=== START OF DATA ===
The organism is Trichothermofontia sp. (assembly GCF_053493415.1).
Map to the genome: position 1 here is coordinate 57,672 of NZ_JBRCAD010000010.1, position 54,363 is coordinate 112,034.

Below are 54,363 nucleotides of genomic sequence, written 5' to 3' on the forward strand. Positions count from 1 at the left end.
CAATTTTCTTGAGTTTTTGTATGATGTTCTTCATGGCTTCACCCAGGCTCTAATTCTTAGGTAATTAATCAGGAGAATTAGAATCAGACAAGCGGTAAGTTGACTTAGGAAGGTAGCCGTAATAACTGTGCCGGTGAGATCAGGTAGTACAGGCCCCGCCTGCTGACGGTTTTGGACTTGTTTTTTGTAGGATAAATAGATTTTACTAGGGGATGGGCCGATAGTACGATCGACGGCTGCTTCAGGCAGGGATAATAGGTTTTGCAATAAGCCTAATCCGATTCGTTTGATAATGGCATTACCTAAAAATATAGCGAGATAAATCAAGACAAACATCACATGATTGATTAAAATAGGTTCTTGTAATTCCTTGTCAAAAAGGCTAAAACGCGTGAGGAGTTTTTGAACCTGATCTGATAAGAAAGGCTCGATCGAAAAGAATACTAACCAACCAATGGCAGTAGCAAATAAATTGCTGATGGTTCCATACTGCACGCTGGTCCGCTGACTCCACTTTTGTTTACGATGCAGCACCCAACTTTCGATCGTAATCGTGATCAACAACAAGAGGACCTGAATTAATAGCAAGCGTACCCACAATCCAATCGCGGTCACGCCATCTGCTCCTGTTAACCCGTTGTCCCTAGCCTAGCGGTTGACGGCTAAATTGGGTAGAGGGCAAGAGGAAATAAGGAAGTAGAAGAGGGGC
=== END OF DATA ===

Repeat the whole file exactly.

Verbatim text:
The organism is Trichothermofontia sp. (assembly GCF_053493415.1).
Map to the genome: position 1 here is coordinate 57,672 of NZ_JBRCAD010000010.1, position 54,363 is coordinate 112,034.

Below are 54,363 nucleotides of genomic sequence, written 5' to 3' on the forward strand. Positions count from 1 at the left end.
CAATTTTCTTGAGTTTTTGTATGATGTTCTTCATGGCTTCACCCAGGCTCTAATTCTTAGGTAATTAATCAGGAGAATTAGAATCAGACAAGCGGTAAGTTGACTTAGGAAGGTAGCCGTAATAACTGTGCCGGTGAGATCAGGTAGTACAGGCCCCGCCTGCTGACGGTTTTGGACTTGTTTTTTGTAGGATAAATAGATTTTACTAGGGGATGGGCCGATAGTACGATCGACGGCTGCTTCAGGCAGGGATAATAGGTTTTGCAATAAGCCTAATCCGATTCGTTTGATAATGGCATTACCTAAAAATATAGCGAGATAAATCAAGACAAACATCACATGATTGATTAAAATAGGTTCTTGTAATTCCTTGTCAAAAAGGCTAAAACGCGTGAGGAGTTTTTGAACCTGATCTGATAAGAAAGGCTCGATCGAAAAGAATACTAACCAACCAATGGCAGTAGCAAATAAATTGCTGATGGTTCCATACTGCACGCTGGTCCGCTGACTCCACTTTTGTTTACGATGCAGCACCCAACTTTCGATCGTAATCGTGATCAACAACAAGAGGACCTGAATTAATAGCAAGCGTACCCACAATCCAATCGCGGTCACGCCATCTGCTCCTGTTAACCCGTTGTCCCTAGCCTAGCGGTTGACGGCTAAATTGGGTAGAGGGCAAGAGGAAATAAGGAAGTAGAAGAGGGGC